Top Beach Dangers for Dogs

Jan 7, 2020 | Dogs

Who doesn’t love a day at the beach – soaking up the sun, building sandcastles, surfing the waves? The only thing that could make the day better is sharing it with your pooch. Our dogs would certainly enjoy frolicking in the surf and digging in the sand, but did you know there are quite a few beach dangers to our dogs? We’ve put together the top beach dangers and how to avoid them.

Top Beach Dangers

Here are our top five beach dangers to dogs and what you can do to prevent your pooch from getting into trouble.

Salt Water

Dog swimming at a beach with a ballWhen our pooches are thirsty they will drink almost anything – they’re not fussy. This includes sea water. Drinking a large amount of salt water can lead to salt toxicity, otherwise known as hypernatremia. This occurs when there is too much sodium in the blood. Just from playing at the beach, you dog can ingest quite a bit of salt, from swallowing too much when swimming, to picking up and chewing on toys that have been soaked from the sea.

Signs of salt toxicity include excessive thirst, vomiting, diarrhoea, confusion, seizures, and can lead to coma. To avoid your pet ingesting too much salt water at the beach always make fresh water available so they don’t feel tempted to drink from the sea. It’s also a good idea to rinse them off before leaving the beach rather than letting the sea water dry on their coat. This will prevent your pooch from licking the salt water from their fur and ingesting more salt.


Sand is unavoidable at the beach; it gets everywhere, you might even find you bring some home with you! Playing at the beach can lead to your pup eating sand – mostly by accident, however some pooches may do it purposefully. Picking up toys covered in sand, happily digging in the sand, and eating something tasty that has fallen onto the sand – all mean sand will be ingested. However, if too much sand is ingested it can lead to sand impaction. This is when the sand causes a blockage in the intestines.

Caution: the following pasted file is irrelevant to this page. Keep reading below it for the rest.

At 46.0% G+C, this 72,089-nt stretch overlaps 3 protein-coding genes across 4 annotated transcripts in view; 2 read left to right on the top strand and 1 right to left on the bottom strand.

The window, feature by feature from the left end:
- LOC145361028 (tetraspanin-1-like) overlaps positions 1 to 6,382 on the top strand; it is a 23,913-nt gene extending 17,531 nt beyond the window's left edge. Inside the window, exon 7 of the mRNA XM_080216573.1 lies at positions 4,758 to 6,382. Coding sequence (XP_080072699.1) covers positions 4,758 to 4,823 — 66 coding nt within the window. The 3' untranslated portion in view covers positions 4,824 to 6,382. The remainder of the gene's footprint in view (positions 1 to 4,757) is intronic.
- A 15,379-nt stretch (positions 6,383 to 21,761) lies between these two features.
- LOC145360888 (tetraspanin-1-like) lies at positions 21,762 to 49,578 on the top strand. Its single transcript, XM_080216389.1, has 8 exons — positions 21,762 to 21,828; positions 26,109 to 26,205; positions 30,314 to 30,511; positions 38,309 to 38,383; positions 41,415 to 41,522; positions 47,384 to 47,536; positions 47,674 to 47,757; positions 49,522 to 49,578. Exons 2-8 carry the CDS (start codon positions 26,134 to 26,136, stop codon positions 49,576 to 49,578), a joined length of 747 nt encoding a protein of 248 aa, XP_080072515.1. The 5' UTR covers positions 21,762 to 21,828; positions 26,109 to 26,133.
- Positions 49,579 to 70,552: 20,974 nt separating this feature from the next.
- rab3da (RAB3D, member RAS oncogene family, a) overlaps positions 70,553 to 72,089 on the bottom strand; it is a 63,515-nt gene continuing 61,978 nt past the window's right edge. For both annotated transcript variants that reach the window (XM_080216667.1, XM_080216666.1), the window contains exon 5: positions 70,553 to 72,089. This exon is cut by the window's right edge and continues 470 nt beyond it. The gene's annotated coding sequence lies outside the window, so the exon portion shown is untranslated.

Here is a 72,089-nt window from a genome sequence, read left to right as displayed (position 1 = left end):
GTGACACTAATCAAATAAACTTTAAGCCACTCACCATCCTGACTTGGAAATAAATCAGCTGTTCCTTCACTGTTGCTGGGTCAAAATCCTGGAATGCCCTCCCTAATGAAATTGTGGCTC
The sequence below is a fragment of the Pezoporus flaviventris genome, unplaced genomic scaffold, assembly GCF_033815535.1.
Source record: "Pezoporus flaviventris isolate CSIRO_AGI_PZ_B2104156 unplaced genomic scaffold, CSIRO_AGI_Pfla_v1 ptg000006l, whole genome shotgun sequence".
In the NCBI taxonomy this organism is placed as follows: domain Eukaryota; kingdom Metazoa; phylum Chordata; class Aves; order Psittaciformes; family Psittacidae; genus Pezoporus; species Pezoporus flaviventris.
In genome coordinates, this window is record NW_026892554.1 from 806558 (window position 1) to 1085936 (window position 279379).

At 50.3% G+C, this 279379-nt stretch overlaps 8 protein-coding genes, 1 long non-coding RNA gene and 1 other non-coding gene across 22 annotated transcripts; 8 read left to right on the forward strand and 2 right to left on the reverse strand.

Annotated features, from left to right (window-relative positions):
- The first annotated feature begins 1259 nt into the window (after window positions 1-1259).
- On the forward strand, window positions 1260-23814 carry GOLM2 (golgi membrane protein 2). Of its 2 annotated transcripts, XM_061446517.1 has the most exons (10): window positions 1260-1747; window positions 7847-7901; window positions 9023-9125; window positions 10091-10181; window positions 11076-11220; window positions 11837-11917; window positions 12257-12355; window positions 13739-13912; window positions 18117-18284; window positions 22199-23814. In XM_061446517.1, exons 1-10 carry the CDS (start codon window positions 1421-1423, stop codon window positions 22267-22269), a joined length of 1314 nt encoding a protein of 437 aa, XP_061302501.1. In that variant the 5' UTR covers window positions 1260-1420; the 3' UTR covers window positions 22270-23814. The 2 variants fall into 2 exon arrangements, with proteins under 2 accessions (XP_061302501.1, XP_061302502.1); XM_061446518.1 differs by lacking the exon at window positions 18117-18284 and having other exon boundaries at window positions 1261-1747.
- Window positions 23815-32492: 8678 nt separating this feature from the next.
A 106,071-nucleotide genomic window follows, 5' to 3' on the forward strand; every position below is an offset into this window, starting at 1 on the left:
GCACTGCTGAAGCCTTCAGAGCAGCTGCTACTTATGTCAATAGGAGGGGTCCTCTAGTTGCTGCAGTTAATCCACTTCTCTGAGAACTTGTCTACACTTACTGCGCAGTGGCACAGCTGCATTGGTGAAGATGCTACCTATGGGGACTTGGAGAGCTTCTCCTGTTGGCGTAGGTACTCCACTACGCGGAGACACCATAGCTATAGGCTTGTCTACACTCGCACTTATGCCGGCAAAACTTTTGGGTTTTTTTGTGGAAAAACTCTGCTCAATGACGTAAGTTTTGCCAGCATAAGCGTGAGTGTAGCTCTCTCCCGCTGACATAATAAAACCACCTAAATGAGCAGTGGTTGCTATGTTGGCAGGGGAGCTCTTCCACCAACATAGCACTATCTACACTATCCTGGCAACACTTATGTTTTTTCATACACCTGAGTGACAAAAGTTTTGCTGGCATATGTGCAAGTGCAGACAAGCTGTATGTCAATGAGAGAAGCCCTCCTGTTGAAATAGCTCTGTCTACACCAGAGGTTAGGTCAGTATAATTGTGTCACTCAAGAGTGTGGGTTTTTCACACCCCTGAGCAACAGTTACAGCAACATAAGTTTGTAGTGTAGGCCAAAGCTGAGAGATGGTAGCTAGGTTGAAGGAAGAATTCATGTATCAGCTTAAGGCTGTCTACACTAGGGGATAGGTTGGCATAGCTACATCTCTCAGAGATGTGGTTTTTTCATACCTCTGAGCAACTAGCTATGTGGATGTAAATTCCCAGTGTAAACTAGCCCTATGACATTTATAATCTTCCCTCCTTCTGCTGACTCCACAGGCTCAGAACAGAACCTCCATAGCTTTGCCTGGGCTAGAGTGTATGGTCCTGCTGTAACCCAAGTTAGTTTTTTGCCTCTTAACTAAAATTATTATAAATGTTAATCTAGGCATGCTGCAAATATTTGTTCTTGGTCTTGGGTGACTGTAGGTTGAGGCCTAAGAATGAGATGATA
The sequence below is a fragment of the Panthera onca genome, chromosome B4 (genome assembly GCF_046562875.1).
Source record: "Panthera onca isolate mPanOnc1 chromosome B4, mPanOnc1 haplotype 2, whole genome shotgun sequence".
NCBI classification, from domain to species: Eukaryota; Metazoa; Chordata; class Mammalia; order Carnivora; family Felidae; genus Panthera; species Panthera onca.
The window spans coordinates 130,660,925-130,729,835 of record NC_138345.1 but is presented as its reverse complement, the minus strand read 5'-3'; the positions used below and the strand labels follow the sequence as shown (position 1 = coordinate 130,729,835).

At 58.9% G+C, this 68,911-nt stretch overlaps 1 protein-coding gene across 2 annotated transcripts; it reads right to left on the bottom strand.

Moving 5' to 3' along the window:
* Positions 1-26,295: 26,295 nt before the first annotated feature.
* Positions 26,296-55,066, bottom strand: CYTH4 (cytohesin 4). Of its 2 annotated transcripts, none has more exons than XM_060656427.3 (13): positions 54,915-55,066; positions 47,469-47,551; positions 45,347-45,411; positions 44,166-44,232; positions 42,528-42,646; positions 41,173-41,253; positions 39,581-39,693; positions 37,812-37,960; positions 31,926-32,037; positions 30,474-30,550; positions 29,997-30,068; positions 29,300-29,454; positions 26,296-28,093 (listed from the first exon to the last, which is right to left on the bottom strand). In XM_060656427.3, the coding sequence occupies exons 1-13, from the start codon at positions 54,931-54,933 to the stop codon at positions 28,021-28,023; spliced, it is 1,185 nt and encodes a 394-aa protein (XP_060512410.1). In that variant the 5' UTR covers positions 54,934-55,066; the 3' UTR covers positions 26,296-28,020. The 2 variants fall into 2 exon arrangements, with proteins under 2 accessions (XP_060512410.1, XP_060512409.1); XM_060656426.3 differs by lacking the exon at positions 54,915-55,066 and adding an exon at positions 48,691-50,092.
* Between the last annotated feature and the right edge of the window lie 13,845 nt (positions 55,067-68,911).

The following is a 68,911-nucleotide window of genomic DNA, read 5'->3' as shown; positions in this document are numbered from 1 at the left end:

X-ray of sand impaction in a dogX-ray of what sand impaction looks likes

If your pup is vomiting, seems to be constipated, has abdominal pain, loss of appetite, or lethargy after a visit to the beach, it may indicate sand has been ingested. Depending on how much sand has been ingested, hospitalisation may be required. The important aspects of treatment include fluid therapy or medication to assist in moving the sand along the intestines. In severe cases, surgery may be needed.

As sand ingestion is often accidental, it can be a challenge to avoid a case of sand impaction. Monitoring your pet while at the beach, limiting access to sand pits, and teaching your pooch the leave command to prevent them eating unwanted things, such as a sausage that has fallen on the sand.

The Heat

Dog inside a beach tentWhile the sea breeze may feel refreshing, the temperature can certainly sky rocket at the beach. Combine high temperatures with hot sand and little shade, the chances of your pet developing heat stroke is very real. Dogs can’t release heat like us humans and can overheat very quickly, nor can they tell us when they’re hot. To help your pooch avoid heat stroke make sure to provide your them with enough shade and plenty of fresh drinking water. As well as limiting excessive exercise. It’s also a good idea to avoid the beach during the hottest parts of the day. For more tips on avoiding heat stroke, and the signs and symptoms to be aware of, visit our Heat Stroke Guide.